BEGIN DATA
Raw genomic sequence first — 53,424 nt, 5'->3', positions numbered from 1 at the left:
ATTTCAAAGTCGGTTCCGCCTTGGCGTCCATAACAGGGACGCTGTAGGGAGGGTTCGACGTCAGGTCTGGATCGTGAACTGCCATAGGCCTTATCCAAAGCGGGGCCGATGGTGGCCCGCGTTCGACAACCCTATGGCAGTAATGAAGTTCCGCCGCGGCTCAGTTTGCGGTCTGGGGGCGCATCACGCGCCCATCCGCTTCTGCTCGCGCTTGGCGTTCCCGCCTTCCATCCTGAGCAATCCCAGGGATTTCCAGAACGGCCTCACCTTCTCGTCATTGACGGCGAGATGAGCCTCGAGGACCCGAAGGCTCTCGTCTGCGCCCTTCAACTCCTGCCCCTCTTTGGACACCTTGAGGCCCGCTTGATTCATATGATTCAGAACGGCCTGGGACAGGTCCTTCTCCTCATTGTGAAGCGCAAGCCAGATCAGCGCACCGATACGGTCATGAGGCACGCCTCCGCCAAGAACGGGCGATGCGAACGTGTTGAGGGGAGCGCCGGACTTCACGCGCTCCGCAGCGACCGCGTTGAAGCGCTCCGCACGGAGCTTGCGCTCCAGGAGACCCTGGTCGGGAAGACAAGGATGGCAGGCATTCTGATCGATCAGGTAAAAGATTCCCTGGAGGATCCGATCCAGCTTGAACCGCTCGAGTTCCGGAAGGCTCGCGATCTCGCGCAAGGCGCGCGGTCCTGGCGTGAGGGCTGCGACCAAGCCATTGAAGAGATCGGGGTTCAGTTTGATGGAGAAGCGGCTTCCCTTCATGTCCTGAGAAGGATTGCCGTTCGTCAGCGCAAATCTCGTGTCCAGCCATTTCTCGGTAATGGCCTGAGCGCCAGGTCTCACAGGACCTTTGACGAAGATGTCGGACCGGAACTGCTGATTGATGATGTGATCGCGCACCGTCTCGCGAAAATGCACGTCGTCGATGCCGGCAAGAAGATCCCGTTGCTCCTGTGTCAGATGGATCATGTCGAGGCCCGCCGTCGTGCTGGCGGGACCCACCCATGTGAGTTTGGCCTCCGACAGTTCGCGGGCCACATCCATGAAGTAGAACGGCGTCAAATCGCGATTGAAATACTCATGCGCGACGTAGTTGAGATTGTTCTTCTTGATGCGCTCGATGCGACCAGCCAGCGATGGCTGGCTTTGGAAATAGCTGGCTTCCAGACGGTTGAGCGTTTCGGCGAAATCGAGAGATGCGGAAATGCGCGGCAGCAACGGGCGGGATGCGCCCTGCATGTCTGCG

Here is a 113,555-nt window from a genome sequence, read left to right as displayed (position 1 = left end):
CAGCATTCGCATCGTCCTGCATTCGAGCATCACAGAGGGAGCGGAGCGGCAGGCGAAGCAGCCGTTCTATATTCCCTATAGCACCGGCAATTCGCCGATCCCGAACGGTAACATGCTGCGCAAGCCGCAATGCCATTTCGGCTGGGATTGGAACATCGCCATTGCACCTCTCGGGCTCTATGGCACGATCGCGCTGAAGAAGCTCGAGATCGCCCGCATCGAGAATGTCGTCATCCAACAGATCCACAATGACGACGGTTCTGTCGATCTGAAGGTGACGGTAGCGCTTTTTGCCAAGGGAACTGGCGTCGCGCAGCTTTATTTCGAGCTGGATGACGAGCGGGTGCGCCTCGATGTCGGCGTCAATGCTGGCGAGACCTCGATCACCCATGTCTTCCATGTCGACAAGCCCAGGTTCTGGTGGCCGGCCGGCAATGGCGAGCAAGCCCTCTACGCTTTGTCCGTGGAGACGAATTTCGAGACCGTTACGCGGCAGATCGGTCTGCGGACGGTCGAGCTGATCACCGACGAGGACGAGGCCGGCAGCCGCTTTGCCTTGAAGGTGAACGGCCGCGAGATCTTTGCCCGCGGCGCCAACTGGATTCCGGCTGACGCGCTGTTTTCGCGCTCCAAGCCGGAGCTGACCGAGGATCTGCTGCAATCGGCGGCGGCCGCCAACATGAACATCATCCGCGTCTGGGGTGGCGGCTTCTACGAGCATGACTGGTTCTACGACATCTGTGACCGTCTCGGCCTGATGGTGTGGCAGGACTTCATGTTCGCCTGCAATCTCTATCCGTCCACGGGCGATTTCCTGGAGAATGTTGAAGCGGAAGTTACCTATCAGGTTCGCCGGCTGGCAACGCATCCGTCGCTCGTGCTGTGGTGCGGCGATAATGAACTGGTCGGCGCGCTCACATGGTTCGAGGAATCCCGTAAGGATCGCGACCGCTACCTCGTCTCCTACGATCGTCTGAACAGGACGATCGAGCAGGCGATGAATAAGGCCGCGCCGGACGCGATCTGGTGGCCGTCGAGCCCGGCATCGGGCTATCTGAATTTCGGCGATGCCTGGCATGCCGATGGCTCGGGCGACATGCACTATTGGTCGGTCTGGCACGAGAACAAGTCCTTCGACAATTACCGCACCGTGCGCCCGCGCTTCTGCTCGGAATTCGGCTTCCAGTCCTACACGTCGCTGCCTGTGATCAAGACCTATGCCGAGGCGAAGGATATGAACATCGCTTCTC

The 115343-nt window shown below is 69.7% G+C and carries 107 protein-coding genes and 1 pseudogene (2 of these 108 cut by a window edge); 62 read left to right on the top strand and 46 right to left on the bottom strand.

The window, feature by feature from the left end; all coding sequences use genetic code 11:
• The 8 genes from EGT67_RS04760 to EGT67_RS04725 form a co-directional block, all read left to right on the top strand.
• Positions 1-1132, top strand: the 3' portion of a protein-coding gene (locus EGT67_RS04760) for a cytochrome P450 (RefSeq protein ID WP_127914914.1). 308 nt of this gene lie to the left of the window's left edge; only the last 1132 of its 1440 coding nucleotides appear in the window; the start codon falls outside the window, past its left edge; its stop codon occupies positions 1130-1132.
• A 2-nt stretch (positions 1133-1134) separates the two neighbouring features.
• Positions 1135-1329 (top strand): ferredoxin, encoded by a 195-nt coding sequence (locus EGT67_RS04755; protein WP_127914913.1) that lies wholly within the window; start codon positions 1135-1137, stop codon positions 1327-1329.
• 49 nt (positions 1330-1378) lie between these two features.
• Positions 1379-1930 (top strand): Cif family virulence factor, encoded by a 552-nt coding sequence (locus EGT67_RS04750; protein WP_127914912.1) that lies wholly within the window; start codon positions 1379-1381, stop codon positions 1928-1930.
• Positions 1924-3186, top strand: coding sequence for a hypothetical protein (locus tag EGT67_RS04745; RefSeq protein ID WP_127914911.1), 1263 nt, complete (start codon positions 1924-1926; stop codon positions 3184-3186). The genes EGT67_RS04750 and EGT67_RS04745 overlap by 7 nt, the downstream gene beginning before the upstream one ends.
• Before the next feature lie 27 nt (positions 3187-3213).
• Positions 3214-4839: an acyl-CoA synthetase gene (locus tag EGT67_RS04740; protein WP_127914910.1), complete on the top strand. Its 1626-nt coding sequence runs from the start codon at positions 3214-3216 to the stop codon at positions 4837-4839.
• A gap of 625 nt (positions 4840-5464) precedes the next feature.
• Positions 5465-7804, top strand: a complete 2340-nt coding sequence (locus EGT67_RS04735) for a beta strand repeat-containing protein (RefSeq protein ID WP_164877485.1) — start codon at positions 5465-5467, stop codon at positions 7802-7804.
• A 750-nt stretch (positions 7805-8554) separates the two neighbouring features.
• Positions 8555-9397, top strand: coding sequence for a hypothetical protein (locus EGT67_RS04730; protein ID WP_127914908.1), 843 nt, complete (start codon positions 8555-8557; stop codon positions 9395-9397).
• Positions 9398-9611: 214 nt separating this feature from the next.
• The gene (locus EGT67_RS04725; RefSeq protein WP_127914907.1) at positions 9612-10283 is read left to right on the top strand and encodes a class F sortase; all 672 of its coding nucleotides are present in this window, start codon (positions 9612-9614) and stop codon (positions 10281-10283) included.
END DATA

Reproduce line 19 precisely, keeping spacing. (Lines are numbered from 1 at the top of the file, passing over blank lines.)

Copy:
• Positions 8555-9397, top strand: coding sequence for a hypothetical protein (locus EGT67_RS04730; protein ID WP_127914908.1), 843 nt, complete (start codon positions 8555-8557; stop codon positions 9395-9397).